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A distinct characteristic about Galicia is the elevated, rectangular stone structures that typically have crosses perched on top. They are not for the dead, as it may appear to some, but for corn. The farmers store their harvest there in the winter months to keep them from moisture and rats. Wedged between the top of each stone leg and the body is a flat, stone disk whose extension beyond the base of the storage space prevents rats from climbing up to feast on the corn.

Daniel asked if I had picked up on anything strange about this town, to which I said not in particular although there was an elderly man who seemed to be discreetly keeping his eye out on the general state of affairs. He had been hanging out at a particular corner and peering in various directions, his energy distinct from the others I had encountered. Not your typical old man who watches the clouds and cows go by.

We were on drug trafficking territory, he said. Which is when I noticed the periodic appearance of dark SUVs, their flashy wealth standing in contrast to the humble farmland. Daniel explained how the drugs are trafficked through the region.

It had grown dark by the time he left, and a handful of backpackers were throwing back beers on the other side of the porch. The girl from Minnesota had arrived and asked me to join them, apologizing for not being friendly earlier. I said I would join after finishing up my writing. A guy from France then sat down across from me and offered his life story, his talking points not yet refined. He’d be off on one tangent and then a second, only to forget his original thread. “Wait, I think I was saying…let me back up.” This computer scientist turned professional poker player gave me a lesson on why Thailand, not Laos is a better place to play poker. The risks in Laos are too high given the lack of infrastructure–if the electricity were to go out, for example, he could be royally screwed. So he decided to set up shop for a while on an island off the coast of Thailand.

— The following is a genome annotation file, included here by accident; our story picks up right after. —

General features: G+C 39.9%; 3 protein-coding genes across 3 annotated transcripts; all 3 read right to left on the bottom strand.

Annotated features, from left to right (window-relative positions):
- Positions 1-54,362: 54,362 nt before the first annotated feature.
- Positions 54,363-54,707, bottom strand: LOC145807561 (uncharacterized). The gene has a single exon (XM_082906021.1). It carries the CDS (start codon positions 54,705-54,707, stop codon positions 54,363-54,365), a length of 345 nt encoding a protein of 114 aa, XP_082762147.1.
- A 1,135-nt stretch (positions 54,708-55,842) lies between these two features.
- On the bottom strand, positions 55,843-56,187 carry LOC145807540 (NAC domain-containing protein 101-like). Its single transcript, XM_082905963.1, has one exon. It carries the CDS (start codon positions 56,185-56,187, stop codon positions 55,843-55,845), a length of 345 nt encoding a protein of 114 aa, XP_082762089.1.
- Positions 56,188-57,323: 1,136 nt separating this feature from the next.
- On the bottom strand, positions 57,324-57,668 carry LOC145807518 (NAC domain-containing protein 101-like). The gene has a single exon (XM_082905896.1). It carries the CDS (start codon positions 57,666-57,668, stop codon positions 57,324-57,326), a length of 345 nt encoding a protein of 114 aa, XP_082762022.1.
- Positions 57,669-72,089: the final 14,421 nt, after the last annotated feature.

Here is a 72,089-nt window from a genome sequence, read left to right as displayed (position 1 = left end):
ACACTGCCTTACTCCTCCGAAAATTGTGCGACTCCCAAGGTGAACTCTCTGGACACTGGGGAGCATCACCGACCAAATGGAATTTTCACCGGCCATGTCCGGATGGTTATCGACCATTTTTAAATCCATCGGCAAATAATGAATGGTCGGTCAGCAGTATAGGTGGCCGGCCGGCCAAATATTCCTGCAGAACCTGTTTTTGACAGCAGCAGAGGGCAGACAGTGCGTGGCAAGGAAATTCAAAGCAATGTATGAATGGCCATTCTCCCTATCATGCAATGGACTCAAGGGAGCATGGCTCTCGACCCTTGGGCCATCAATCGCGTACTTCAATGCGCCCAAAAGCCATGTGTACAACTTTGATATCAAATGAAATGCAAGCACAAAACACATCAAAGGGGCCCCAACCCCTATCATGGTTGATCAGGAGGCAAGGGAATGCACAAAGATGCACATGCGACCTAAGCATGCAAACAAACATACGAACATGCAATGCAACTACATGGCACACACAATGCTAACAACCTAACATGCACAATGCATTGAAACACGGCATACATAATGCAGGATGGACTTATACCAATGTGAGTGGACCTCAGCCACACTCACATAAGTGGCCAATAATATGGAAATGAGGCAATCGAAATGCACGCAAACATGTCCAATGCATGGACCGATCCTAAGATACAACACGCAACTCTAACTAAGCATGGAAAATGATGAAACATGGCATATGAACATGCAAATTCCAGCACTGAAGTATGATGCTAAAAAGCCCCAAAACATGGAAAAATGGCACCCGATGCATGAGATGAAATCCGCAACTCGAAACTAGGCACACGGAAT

Then one day he and a friend spontaneously decided they wanted to trek across China. First they had to get in shape. And that’s how he found himself on the camino. “I lost 20 kilos!” He said proudly. “But I don’t want to do China anymore. I need to return to France to make money. Let me tell you about my damn blisters!” He wailed, and the show and tell began.

By this point, sobriety had long vanished among the fellow pilgrims. They were all shouting madly out of tune to classic rock songs that Jesus, I mean Ben, strummed out on his guitar, uniting almost everyone.

The girl from Minnesota came over, slurring her words into her long, blond hair that she had let down for the evening.

“That guy, Daniel,” she said, “I hate him. He made me feel so bad about myself. He said that I’m lost, that I should apply myself more. That I’m too old to be working at a Whole Foods fish market. And that I need to find myself. He likes you, though.” She swayed back and forth to the music, nearly falling over backward and gripping my wrist. “He wants a trophy wife, like for sure.”

I told this 34-year-old woman not to let him get to her. This was her life and she can choose to live it in whatever way she chooses. If that meant working at a fish market, then to own that decision. Also, that Daniel was no different than anyone else on the camino–most roamed its path to find some sense of greater meaning. And there was no shame in that. She smiled and hugged me, nearly passing out on my shoulder.